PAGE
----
The Thunder goes under: The story of the world's longest maritime chase. Graphic: Amanda Shendruk; Photo: Simon Ager / Sea Shepherd Australia Ltd.

By Jonathon Gatehouse and Amanda Shendruk
16 April 2015

(Maclean's) – The captain of the MV Thunder didn’t go down with his ship. Instead, he stood cheering and applauding in a life raft as the 62-m fishing trawler sank beneath the glassy surface of the Atlantic, 200 km off the coast of Gabon. Then he and his crew of 40 meekly allowed themselves to be rescued by the boat that had been pursuing them for 110 days.

It was a bizarre finish to the world’s longest maritime pursuit, one that began in the icy waters off Antarctica last Dec. 17, and ended on April 6, practically on the equator, near the tiny islands of São Tomé and Príncipe, some 19,000 km away. Reports suggest that the captain of the Thunder—a notorious pirate fishing vessel that had changed its name and flag at least three times in recent years—deliberately scuttled his vessel, although he claims he was hit by a passing cargo ship. It makes little difference. The activists from the Sea Shepherd Society had made their point: that they were willing to go to the very ends of the Earth to protect the Patagonian toothfish.

The environmental guerrilla group is best-known for its efforts to stop whaling. But a landmark ruling last spring by the International Court of Justice in the Hague forced the Japanese to suspend their “scientific” hunts in the Southern Ocean, and freed Sea Shepherd to go after new targets.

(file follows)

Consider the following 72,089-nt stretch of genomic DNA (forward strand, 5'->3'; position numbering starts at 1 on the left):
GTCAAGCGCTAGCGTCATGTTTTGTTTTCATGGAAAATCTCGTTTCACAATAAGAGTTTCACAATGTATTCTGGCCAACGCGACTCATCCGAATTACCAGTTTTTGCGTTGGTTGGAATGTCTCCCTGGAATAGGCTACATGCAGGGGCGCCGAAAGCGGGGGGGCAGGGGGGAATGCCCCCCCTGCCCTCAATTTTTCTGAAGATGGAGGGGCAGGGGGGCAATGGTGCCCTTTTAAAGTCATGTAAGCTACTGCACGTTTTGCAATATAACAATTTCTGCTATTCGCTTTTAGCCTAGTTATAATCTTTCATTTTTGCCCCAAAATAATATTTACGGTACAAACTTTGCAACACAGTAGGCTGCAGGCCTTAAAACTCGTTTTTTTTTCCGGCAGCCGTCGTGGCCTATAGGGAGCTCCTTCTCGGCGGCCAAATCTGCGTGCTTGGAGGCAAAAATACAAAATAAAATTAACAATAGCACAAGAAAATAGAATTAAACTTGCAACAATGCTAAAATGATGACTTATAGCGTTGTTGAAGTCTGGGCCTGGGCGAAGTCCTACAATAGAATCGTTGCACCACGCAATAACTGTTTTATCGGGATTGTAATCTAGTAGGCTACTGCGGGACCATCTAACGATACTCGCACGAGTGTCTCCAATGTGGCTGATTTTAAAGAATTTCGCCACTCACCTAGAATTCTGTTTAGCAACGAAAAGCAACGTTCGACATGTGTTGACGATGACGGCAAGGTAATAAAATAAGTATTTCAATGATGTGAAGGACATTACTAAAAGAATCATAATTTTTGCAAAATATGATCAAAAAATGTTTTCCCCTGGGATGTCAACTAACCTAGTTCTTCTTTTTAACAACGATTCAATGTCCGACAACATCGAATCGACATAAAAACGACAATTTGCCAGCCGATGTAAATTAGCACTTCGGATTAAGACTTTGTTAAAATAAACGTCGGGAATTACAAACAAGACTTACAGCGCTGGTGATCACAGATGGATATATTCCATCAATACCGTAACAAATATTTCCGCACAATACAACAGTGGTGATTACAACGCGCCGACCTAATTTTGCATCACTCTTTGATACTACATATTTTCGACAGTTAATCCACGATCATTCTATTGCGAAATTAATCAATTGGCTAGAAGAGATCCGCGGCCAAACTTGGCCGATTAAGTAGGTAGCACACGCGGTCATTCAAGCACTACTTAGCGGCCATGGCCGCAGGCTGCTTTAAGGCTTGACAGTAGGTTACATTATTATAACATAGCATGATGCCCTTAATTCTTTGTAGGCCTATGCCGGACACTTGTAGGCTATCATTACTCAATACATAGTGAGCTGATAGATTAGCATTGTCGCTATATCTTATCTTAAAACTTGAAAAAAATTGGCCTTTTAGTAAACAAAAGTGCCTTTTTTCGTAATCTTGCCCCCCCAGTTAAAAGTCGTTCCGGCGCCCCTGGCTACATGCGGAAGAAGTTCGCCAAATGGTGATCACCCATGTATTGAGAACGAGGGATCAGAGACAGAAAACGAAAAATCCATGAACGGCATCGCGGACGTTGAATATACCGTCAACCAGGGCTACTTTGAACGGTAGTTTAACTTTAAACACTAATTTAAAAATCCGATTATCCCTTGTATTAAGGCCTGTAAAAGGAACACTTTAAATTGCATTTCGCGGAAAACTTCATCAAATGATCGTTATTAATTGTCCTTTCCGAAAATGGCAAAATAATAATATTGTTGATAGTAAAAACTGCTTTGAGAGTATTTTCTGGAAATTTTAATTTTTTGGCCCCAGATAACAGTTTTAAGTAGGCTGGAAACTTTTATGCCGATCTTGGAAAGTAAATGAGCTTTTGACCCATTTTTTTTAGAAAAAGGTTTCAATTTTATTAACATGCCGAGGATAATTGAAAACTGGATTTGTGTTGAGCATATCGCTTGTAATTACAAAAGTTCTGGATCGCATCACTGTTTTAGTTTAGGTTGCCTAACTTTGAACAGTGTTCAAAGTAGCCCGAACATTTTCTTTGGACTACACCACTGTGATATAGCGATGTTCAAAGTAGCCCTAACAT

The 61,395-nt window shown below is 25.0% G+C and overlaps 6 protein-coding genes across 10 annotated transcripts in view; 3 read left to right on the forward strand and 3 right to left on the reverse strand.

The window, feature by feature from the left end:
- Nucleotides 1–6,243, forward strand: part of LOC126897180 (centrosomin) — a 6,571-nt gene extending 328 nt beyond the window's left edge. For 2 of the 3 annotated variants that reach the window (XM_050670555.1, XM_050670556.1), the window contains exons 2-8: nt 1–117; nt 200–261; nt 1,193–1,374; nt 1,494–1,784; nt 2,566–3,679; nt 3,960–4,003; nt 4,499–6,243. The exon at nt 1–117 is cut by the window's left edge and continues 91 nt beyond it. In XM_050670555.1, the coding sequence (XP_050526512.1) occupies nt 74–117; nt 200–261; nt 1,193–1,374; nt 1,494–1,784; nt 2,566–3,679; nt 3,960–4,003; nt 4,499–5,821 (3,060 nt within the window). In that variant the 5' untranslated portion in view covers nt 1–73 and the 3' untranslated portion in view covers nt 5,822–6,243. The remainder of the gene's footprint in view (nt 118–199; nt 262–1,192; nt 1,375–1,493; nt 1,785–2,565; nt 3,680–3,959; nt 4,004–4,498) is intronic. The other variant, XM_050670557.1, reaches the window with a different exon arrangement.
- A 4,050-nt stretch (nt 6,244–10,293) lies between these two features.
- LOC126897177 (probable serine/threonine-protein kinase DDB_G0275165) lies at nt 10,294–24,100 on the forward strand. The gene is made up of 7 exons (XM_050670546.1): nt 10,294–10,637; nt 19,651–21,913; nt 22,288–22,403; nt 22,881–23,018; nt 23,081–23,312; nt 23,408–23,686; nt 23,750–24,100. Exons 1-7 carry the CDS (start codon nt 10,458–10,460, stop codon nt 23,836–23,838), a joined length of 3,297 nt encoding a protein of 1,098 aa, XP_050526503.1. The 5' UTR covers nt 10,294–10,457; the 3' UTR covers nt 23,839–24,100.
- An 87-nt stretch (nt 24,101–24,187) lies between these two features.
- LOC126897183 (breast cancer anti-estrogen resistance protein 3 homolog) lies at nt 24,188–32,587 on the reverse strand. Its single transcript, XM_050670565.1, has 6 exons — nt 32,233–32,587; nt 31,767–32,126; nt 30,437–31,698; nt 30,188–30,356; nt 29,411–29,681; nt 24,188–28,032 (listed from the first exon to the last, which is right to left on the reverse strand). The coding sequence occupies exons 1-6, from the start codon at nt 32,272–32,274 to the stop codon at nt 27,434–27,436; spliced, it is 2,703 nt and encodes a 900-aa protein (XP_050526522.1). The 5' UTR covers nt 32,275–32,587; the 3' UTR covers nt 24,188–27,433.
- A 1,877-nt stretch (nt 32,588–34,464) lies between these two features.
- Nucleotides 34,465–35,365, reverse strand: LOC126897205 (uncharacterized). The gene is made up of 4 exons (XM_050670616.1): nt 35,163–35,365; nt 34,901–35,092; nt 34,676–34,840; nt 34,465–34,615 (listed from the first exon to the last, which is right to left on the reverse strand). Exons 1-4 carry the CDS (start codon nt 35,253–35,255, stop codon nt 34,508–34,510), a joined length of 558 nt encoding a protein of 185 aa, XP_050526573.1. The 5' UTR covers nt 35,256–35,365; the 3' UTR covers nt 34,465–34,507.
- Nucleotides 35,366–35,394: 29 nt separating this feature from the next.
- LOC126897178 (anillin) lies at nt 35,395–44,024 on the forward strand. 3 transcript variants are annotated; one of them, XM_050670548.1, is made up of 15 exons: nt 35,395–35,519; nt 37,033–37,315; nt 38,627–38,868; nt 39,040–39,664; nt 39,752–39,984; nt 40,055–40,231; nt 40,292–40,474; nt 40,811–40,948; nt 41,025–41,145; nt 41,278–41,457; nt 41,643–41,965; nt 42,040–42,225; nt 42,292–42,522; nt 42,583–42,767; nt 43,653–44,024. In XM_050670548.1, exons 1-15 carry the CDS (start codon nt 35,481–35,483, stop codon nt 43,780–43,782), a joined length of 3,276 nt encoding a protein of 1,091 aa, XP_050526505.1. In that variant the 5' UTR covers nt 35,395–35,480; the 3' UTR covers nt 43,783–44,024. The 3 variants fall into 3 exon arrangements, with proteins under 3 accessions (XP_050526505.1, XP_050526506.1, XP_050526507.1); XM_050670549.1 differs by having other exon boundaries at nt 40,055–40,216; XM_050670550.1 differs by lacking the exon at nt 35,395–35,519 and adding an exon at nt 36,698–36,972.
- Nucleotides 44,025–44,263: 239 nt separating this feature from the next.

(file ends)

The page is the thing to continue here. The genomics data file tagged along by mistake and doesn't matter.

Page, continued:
The toothfish, as its name suggests, isn’t cuddly, although the deep-water predator’s dense flesh is valuable enough to be known as “white gold” in fishing circles. Interpol, which issued a warning about the Thunder in December 2013, estimates that its owners—suspected to be a Spanish fishing company—have earned more than US$60 million from the vessel’s illegal catches in protected waters since 2006.

Sea Shepherd launched “Operation Icefish” in early December, dispatching two of its boats, the Bob Barker and the Sam Simon (named, respectively, after the former host of The Price Is Right, and the recently deceased co-creator of The Simpsons), from its Australian base to the Antarctic. Turning off their GPS transponders, they attempted to get the drop on a group of toothfish poachers they call “the Bandit 6.” The Bob Barker was the first to arrive and located the Thunder in the remote Banzare Bank a week before Christmas. The vessel cut loose 25 km of gillnets and attempted to flee, steering first into pack ice, then directly into bad weather, but the Sea Shepherd ship kept up the chase. […]

On March 26, the 99th day of the pursuit, the Thunder captain, believed to be Chilean, radioed to say that one of his Indonesian crew had tried to commit suicide. It’s not clear if it was a ruse, but he refused all offers of assistance. Little more than a week later, he abandoned his listing ship in calm waters. A boarding party from the Bob Barker found the Thunder’s hatches and watertight doors had all been left wide open. […]

The Thunder’s captain and crew are currently in the custody of the São Tomé coast guard, being put up in hotels around the capital city. Throughout the chase, Sea Shepherd had provided regular updates to authorities. [more]

Thunder gone under: The story of the world’s longest maritime chase

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